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|Karol SZYMANOWSKI (1882-1937)
Violin Concerto No. 1 Op.35 (1916) [25:49]
Violin Concerto No. 2 Op.61 (1932-33) [22:24]
Symphonie concertante Op.60 (Symphony No.4) (1933)
Symphony No.3 Op.27 'Song of the Night' (1914-16)
Litania do Marii Panny Op.59 (1933) [9:26]
Demeter Op.37b (1921) [7:53]
Stabat Mater Op.53 (1926) [25:56]
Kulka (violin); Piotr Paleczny (piano); Wieslaw Ochman
(tenor); Jadwiga Gadulanka (soprano); Jadwiga Rappe
(mezzo); Andrzej Hiolski (baritone)
Polish Radio Chorus of Krakow
Polish Radio National Symphony Orchestra/Antoni Wit; Jerzy
Maksymiuk (Symphonies 3, 4)
rec. Polish Radio and Television Studios, Katowice, Poland,
September 1978, October 1979, November 1983. ADD, DDD
2068702 [72:55 + 68:37]
profile of the Polish composer Karol Szymanowski is rapidly
rising; his music only just recently bursting onto the
scene, after being largely overlooked during his lifetime.
This disc from EMI is an excellent addition (or is it a
return?) to the catalogue, presenting some of his major works.
two-disc set opens with his two virtuosic violin
concertos. Both essentially
in one long movement, they were written for his close friend,
Kochanski, who was allowed to compose his own cadenza for
each. The first concerto is an ethereal work, with serene
spells of other-worldly music contrasted by more frenetic
passages and the odd burst of purely lyrical romanticism.
It could almost be film music depicting another planet!
The opening of the second concerto is at first gentle and
tender, before a more martial and petulant mood develops.
After going through some turbulence, the work ends in joyful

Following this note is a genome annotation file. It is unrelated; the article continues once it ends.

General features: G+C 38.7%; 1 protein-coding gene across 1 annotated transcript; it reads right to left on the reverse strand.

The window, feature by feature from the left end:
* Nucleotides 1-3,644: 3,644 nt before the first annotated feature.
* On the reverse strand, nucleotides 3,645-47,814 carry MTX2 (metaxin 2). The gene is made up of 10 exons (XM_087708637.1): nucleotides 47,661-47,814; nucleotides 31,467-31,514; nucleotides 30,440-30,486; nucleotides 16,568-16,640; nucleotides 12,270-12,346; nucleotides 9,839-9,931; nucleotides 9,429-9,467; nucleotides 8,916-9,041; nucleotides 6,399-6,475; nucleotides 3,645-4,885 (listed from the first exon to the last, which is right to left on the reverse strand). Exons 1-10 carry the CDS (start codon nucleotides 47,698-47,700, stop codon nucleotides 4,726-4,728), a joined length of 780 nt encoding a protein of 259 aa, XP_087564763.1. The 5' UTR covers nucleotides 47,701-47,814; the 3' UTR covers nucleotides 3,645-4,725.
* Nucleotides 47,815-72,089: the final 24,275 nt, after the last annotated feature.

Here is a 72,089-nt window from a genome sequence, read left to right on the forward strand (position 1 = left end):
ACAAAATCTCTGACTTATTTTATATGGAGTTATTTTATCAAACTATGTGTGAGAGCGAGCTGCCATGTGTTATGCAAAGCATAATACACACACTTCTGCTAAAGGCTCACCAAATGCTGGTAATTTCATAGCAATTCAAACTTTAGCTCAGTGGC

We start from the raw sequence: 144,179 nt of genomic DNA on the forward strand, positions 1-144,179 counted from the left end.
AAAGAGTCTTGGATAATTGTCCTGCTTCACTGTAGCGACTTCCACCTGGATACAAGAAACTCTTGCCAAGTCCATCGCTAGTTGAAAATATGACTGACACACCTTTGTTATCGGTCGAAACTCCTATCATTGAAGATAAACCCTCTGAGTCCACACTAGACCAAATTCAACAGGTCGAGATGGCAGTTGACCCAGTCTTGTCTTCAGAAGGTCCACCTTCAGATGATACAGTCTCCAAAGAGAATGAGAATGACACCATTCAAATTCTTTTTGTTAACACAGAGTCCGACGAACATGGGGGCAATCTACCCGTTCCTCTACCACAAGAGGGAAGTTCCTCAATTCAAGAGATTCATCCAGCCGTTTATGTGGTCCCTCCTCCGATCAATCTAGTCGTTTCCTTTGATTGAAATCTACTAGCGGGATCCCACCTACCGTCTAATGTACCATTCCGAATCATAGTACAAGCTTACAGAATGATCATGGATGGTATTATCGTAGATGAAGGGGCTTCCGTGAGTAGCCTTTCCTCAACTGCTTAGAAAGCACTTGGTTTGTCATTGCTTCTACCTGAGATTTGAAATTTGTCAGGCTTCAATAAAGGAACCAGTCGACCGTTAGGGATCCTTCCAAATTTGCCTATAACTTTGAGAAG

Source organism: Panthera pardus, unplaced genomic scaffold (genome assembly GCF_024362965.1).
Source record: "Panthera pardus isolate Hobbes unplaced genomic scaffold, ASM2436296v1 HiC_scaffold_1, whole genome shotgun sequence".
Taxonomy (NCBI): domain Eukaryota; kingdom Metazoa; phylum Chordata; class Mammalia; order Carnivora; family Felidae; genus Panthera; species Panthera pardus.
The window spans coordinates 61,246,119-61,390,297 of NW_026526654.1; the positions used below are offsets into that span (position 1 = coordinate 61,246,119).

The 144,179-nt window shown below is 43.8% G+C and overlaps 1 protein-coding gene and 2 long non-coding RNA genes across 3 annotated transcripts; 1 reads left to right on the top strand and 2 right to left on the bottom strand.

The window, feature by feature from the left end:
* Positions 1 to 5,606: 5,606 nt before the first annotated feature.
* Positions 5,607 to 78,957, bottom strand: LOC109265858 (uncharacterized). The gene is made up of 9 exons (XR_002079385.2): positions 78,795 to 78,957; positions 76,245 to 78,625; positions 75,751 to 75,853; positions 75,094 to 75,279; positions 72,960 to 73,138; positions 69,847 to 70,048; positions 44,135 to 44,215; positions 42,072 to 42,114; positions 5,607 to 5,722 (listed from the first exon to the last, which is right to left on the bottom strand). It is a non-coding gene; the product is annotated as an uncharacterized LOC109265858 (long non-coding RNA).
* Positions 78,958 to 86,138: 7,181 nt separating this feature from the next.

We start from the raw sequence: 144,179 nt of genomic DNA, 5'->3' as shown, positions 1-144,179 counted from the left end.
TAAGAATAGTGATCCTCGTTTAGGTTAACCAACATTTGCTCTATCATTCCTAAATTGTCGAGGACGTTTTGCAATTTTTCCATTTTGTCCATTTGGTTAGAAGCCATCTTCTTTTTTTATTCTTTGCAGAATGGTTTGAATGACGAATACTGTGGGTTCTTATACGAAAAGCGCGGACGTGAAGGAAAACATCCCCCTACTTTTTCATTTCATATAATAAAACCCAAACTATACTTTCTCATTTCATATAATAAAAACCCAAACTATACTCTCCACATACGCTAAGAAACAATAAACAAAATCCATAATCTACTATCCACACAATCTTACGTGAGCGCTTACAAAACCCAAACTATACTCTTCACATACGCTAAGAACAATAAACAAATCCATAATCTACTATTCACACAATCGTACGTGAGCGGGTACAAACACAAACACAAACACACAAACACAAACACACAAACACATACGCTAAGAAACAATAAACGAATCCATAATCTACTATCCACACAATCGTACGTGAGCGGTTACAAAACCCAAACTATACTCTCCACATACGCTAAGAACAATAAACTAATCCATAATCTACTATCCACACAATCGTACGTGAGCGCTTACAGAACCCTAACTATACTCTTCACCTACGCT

triumph – as a whole, it appears far more of this world
than the first concerto’s other-world. Both concertos are
performed radiantly, ecstatically, as soloist Konstanty
Kulka imbues them with passion, fire and spirit (he has
also recorded the same works for Naxos: 8.553685).
concertante concludes the first disc. It was written
for the composer as the solo pianist, and is counted
as his Fourth Symphony. The high-spirited first movement
is followed by a more lyrical movement, and the work
ends in a blaze of turbulence. Again, the performance
is of the highest quality - neither soloist Piotr Paleczny
nor the Polish Radio National Symphony Orchestra hold
Third Symphony Song of the Night opens the second
the disc. It was composed for chorus, tenor and orchestra,
and sets verses by the Sufi mystical poet Jalal ad Din
ar Rumi, in which “the beloved” is a metaphor for God,
the poem describing a night of spiritual union. It is a
passionate performance of an intense and beautiful work – the
tenor, Wieslaw Ochman, is deeply convincing, and the orchestra
and chorus are committed to a highly charged performance.
Litany to Virgin Mary is
a moving work of raw emotion, and is well sung by Jadwiga
Gadulanka. It is followed by Demeter with Jadwiga
Rappe the rich-voiced mezzo-soprano soloist. The disc
concludes with the Stabat mater of 1926 – an
atypically uncomplex work by Szymanowski’s standards,
but which still retains a characteristic searing beauty.
It is, again, excellently performed, with particularly
sensitive playing from the wind at the opening of the
Gerard Hoffnung CDs
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